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THE MONROE TIMES MARKET OVERVIEWS CONSUMER GOODS

GROUP NEWS Monroe Consulting Group had a strong Q4 with all Countries reporting signs that the recruitment market is starting to bounce back strongly in all regions. The Indonesian office recently reviewed the year end results, which revealed some very encouraging statistics. Compared to our 2008 figures Monroe:    

Picked up 18% more new job assignments Processed 42% more applicants for jobs. Booked 71% more interviews for applicants. Placed 44% more applicants in to new jobs.

These are very encouraging results and back up what I said in the first edition of the Monroe Times in January 2009, concerning the “global economic crises”: “In short the team at Monroe Consulting Group

would like to say “Don’t’t believe everything the news tells you!” Companies are still doing business, and the demand for proven, experienced executives is more important than ever.” While other countries recruitment markets and economies were badly affected, Indonesia can be veryy proud of its economic achievements during 2009. Looking forward, there are no signs of the local recruitment market slowing down. With many foreign companies looking to expand existing businesses or wishing to enter in to the Indonesian market. This year should be another year of high competition to secure the best talent. On that note the Monroe Team wish you all a happy and prosperous new year!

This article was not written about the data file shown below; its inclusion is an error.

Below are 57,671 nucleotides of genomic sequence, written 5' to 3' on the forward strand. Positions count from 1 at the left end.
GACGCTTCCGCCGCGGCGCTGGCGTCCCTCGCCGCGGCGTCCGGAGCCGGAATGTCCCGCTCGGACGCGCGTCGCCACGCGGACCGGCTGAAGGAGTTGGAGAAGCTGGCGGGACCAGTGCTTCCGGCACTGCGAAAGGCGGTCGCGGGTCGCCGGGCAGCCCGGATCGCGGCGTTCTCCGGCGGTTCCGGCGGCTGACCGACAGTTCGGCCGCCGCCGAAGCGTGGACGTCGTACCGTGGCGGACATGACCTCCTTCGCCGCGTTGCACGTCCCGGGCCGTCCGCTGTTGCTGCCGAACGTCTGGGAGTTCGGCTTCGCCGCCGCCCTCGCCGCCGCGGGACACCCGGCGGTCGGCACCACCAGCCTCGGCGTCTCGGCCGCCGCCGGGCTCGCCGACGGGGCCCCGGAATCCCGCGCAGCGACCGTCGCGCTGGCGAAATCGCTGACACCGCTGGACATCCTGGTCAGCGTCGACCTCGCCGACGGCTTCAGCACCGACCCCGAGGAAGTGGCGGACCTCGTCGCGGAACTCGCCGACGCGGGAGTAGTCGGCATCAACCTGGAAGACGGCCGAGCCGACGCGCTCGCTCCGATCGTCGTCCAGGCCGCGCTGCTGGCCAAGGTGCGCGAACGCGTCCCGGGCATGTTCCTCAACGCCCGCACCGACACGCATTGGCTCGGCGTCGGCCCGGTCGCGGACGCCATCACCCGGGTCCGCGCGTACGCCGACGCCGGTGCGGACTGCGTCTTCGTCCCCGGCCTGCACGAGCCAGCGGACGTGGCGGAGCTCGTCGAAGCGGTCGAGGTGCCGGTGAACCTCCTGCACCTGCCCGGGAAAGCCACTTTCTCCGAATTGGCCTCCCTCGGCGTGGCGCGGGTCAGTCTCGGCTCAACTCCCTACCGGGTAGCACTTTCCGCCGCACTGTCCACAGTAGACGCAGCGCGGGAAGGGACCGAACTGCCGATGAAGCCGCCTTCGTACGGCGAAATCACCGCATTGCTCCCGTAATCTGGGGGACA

Our Consumer Goods team has had solid results through the year. Recently tly there seems to have been an increase in demand from 3PL companies as well as continued demand for sales and marketing staff from the manufacturers. Professionals in this sector have obviously been closely monitoring the Kraft / Cadbury situation, a deall that looks like has finally been accepted. This will be the third big merger in 3 years, the other two being Nutricia & Sari Husada being merged in to Danone Group and Kraft taking over Danone biscuits. The other interesting trend is the number of Sales and Marketing people that left food and beverage companies to join Telecommunications are now moving back, as they become increasingly disillusioned with the “price war ” being waged by the operators.

BANKING & FINANCE Some interesting activity for the Banking Ba sector of late. While some banks continue to compete for the best talent others have stalled. Barclays seem to be attracting the most industry speculation rumors they will now only operate a small corporate banking division and walk away from their original o retail banking ambitions. Danamon has also been a sleeping giant this year in the recruitment market. However there are rumblings coming from them to expect a strong recruitment drive for 2010. Another interesting one to watch was the changes that followed disastrous AIG results. AIA Indonesia has now become Avrist, AIG is now AIA Financial and Finally AIU now operates as Chartist. Initial signs are the restructuring has been successful with all companies performing well.